January 21, 2012

J.W. Rider

My copy of Hot Tickets.

Shane Stevens wrote two pseudonymous novels under the name J.W. Rider. Jersey Tomatoes and Hot Tickets feature a private investigator named Malone, an ex-seminarian and ex-F.B.I. agent now in business for himself in Jersey City. They’re both decent novels, but despite the awards and the praise, including a cover-blurb from Frank Sinatra, they’re my least favorite of Stevens’ work.

Yes, the first person narrative is engaging. Malone’s an interesting protagonist. Unlike a lot of his characters, Malone is funny and could have easily carried the series for several more books.

Yes, even in such an uncharacteristic work as a humorous P.I. novel, Shane is still skilled at setting and brings Jersey City to life on the page.

Yes, all his themes are still there: the bullshit that keeps us from connecting to another human being, a strong sense of moral justice, and the twisted shadow of the American Dream.

But--

The problem is Stevens builds each book along the same lines and seems to have written them by the numbers. In the Shamus-winning first novel, a shady real estate developer hires Malone to find who’s been making threats on his life while an anti-religious activist wants him to investigate her mother’s apparent suicide. The follow-up finds Shane’s detective trying to help out a stripper who’s studying to be an Episcopalian minister and, again, investigating death threats--this time against a pro wrestler named Samson. Each time the two separate cases prove to be connected and wind together to violent conclusion.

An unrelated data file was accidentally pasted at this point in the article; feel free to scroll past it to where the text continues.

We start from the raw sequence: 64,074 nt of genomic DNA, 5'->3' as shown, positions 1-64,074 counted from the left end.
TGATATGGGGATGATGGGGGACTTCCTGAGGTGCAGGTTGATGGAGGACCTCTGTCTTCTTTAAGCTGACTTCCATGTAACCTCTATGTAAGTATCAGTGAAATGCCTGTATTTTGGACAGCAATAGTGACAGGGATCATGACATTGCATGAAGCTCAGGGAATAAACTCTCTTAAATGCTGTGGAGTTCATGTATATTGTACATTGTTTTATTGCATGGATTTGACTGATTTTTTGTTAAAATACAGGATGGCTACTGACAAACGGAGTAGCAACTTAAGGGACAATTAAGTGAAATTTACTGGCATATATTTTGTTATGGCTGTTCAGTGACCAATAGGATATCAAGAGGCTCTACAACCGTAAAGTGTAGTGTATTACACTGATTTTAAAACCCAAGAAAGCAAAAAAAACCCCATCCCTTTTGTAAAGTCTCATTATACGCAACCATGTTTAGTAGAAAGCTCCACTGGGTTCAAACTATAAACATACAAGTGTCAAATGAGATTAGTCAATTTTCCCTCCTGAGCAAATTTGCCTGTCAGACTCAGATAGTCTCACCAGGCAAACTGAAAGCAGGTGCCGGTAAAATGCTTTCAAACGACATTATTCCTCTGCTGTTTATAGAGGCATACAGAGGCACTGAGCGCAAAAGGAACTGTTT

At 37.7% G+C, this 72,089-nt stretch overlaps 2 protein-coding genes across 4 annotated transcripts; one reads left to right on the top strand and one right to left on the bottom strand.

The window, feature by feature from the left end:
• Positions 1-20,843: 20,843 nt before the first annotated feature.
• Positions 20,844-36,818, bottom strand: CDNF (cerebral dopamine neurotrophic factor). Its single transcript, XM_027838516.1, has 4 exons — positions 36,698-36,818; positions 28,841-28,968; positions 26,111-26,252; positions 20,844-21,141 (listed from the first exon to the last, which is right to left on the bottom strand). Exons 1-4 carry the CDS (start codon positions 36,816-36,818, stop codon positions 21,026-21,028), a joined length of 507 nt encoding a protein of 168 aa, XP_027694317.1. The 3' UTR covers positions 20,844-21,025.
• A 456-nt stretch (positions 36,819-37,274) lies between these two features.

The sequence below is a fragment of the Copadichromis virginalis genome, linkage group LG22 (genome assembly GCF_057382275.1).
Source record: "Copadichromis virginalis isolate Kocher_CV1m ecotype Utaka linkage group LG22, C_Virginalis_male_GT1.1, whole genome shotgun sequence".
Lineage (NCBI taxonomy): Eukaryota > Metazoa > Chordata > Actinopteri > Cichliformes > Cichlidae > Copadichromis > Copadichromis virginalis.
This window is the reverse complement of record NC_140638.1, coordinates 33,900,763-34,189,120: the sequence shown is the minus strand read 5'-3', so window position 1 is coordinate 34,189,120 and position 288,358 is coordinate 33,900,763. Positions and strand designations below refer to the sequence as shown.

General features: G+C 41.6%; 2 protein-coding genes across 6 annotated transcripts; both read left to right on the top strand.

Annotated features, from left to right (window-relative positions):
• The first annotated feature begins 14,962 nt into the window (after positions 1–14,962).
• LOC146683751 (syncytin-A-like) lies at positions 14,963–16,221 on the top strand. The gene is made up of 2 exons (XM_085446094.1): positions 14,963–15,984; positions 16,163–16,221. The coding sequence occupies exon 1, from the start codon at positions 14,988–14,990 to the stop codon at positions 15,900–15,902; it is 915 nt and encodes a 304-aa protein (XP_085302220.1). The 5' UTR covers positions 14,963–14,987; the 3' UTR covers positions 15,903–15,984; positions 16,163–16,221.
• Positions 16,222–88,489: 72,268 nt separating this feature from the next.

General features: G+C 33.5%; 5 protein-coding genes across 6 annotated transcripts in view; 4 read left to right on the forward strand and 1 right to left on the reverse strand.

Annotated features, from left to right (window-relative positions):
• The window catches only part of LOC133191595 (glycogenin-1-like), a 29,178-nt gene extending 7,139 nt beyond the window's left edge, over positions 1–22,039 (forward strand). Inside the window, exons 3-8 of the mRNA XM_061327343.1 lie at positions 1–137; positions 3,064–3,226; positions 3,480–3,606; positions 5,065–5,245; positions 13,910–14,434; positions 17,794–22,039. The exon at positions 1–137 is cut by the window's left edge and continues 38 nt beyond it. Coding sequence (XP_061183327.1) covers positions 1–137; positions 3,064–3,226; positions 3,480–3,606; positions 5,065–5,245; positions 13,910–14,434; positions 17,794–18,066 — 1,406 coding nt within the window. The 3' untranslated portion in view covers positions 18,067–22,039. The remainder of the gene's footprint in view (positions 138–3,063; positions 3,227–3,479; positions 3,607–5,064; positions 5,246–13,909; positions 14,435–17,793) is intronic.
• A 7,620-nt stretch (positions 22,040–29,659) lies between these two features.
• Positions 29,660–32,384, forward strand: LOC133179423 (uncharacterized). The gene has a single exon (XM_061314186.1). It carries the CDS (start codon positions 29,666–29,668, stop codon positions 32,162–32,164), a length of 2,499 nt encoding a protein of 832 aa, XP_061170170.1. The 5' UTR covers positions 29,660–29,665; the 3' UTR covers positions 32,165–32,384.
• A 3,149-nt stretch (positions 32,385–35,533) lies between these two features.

You could make the argument that Stevens is following genre formula. Sometimes, there's nothing wrong with that. Sometimes, you want to read something familiar--a book you know what you're going to get from the beginning. The problem is his formula, even with all his strengths as a writer, produces only a convoluted and complicated plot mess mired in poor transitions and unbroken stretches of hard-to-follow dialogue. It’s just a poor effort from a writer capable of far better.

What sticks with me about both Malone novels is a single question. It's what I've come to think of as Stevens' question--

Why?
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